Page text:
BTS the band (screen grab) BTS (방탄소년단) 'IDOL' Official MV CR: BTS/YouTube
Credit: BTS/YouTube

FYI, BTS is taking over the world.

The K-pop boy band, formed in 2013, has long been a cultural phenomenon of epic proportions in Korea. In the past couple of years, however, BTS’s global popularity has expanded enormously, hitting the States in a big way. As the April 12 release of their new studio album Map of the Soul: Persona and their April 13 SNL appearance draw near, we’ve taken a little tour of the South Korean septet’s music video history. Check out 10 of their most essential clips below, and prepare for their world domination.

THE ORIGINAL: “No More Dream”

BTS first hit the scene with the 2013 single album 2 Cool 4 Skool, off of which the track “No More Dream” inspired this anarchic video.


Part of what makes BTS so compelling for its legions of fans is how personal the music is to the artists; this 2013 track addresses the modern education system, which “made us into study machines.”


The members of BTS played troubled youth in 2015’s emotional “I Need U” video.


The band did away with frantic editing for 2016’s “Save Me” video, which sees all seven members dancing on a grassy field and was shot in one long take.


In 2016, the band picked up the pace for this energetic video, which featured some killer choreography.

THE ART PIECE: “Blood Sweat & Tears”

The accompanying video for this 2016 track tends toward the highbrow, engaging with lofty ideas and taking place in a series of classic, stunning spaces (some more surreal than others). Halfway through, bandmember RM recites a passage from Hermann Hesse’s Demian.


The twisty, twirly choreography (performed as sharply as ever, we might add) on display in 2017’s “DNA” was inspired by the very shape of the molecule named in the song title. It’s also the most-viewed music video that BTS has released.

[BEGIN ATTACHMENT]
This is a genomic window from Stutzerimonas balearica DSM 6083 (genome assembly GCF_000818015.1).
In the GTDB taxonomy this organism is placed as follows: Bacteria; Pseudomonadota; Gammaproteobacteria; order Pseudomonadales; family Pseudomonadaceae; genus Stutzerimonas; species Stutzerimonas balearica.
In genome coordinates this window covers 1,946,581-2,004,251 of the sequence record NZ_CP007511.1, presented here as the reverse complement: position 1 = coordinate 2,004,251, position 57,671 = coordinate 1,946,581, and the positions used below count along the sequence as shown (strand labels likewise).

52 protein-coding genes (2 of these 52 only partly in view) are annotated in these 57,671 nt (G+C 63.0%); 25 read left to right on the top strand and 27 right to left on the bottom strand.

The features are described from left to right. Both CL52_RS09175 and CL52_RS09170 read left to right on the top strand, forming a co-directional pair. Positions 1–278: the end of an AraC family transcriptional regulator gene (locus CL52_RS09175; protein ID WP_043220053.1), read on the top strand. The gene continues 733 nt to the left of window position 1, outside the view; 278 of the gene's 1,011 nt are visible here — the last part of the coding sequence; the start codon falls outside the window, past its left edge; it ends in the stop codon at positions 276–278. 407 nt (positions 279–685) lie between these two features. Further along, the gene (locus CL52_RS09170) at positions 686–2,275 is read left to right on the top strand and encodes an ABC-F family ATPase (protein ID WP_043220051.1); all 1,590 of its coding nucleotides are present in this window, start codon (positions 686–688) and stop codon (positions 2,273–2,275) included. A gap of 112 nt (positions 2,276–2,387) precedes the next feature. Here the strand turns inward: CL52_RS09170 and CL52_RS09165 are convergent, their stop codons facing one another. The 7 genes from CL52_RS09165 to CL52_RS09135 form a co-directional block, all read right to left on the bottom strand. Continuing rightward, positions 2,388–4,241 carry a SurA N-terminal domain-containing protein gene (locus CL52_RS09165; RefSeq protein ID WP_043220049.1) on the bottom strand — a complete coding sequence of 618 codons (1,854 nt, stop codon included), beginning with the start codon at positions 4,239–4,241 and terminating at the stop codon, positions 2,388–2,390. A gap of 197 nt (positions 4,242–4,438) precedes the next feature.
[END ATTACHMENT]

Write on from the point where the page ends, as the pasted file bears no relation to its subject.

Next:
THE PRESIDENTIAL SHOUTOUT: “Mic Drop (Steve Aoki Remix)”

The Steve Aoki remix of the 2017’s “Mic Drop” became the band’s first song to crack the U.S. top 40, and the first K-pop track to top the American iTunes chart. It’s appropriate that this would be the tune to break BTS into the States — it was reportedly inspired by President Obama’s legendary mic drop at the 2016 White House Correspondent’s Dinner.


There’s nothing fake about the love BTS fans showed this 2018 track and its accompanying video — it became the band’s first (and thus far only) track to crack the top 10 in the U.S.


This weird and wonderful candy-colored clip has to be seen to be believed — and boy, has it been seen. When the video dropped in 2018, it broke the record for YouTube’s biggest debut, with over 45 million views in its first 24 hours (dethroning Taylor Swift’s “Look What You Made Me Do” and its measly 43.2 million).

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